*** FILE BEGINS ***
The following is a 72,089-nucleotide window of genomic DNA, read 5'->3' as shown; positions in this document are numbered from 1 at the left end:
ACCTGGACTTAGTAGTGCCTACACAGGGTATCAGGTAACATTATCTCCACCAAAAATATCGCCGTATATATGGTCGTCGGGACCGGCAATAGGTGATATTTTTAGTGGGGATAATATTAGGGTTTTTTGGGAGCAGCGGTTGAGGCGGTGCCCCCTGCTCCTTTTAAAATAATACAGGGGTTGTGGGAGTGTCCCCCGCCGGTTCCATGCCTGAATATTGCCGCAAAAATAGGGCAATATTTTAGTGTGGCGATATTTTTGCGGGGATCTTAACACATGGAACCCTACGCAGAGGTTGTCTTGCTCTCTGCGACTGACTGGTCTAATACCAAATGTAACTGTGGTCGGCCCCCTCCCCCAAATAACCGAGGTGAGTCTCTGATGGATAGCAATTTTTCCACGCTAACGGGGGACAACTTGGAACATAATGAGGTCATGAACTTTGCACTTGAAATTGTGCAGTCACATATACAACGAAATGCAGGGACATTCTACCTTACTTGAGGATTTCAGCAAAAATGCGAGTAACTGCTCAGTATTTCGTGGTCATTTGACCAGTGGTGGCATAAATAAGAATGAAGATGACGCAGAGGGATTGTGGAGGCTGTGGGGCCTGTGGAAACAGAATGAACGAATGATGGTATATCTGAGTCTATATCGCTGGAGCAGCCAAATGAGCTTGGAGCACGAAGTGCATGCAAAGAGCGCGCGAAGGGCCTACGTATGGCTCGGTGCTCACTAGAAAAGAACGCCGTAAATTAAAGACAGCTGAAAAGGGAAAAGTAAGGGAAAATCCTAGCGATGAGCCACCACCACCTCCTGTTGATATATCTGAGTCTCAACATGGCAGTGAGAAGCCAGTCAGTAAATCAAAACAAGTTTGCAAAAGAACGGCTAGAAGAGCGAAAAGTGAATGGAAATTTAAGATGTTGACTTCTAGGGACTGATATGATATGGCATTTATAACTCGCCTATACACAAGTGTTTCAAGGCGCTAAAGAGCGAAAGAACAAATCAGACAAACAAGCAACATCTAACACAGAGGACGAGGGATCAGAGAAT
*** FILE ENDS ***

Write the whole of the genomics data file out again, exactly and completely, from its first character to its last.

The following is a 72,089-nucleotide window of genomic DNA, read 5'->3' as shown; positions in this document are numbered from 1 at the left end:
ACCTGGACTTAGTAGTGCCTACACAGGGTATCAGGTAACATTATCTCCACCAAAAATATCGCCGTATATATGGTCGTCGGGACCGGCAATAGGTGATATTTTTAGTGGGGATAATATTAGGGTTTTTTGGGAGCAGCGGTTGAGGCGGTGCCCCCTGCTCCTTTTAAAATAATACAGGGGTTGTGGGAGTGTCCCCCGCCGGTTCCATGCCTGAATATTGCCGCAAAAATAGGGCAATATTTTAGTGTGGCGATATTTTTGCGGGGATCTTAACACATGGAACCCTACGCAGAGGTTGTCTTGCTCTCTGCGACTGACTGGTCTAATACCAAATGTAACTGTGGTCGGCCCCCTCCCCCAAATAACCGAGGTGAGTCTCTGATGGATAGCAATTTTTCCACGCTAACGGGGGACAACTTGGAACATAATGAGGTCATGAACTTTGCACTTGAAATTGTGCAGTCACATATACAACGAAATGCAGGGACATTCTACCTTACTTGAGGATTTCAGCAAAAATGCGAGTAACTGCTCAGTATTTCGTGGTCATTTGACCAGTGGTGGCATAAATAAGAATGAAGATGACGCAGAGGGATTGTGGAGGCTGTGGGGCCTGTGGAAACAGAATGAACGAATGATGGTATATCTGAGTCTATATCGCTGGAGCAGCCAAATGAGCTTGGAGCACGAAGTGCATGCAAAGAGCGCGCGAAGGGCCTACGTATGGCTCGGTGCTCACTAGAAAAGAACGCCGTAAATTAAAGACAGCTGAAAAGGGAAAAGTAAGGGAAAATCCTAGCGATGAGCCACCACCACCTCCTGTTGATATATCTGAGTCTCAACATGGCAGTGAGAAGCCAGTCAGTAAATCAAAACAAGTTTGCAAAAGAACGGCTAGAAGAGCGAAAAGTGAATGGAAATTTAAGATGTTGACTTCTAGGGACTGATATGATATGGCATTTATAACTCGCCTATACACAAGTGTTTCAAGGCGCTAAAGAGCGAAAGAACAAATCAGACAAACAAGCAACATCTAACACAGAGGACGAGGGATCAGAGAAT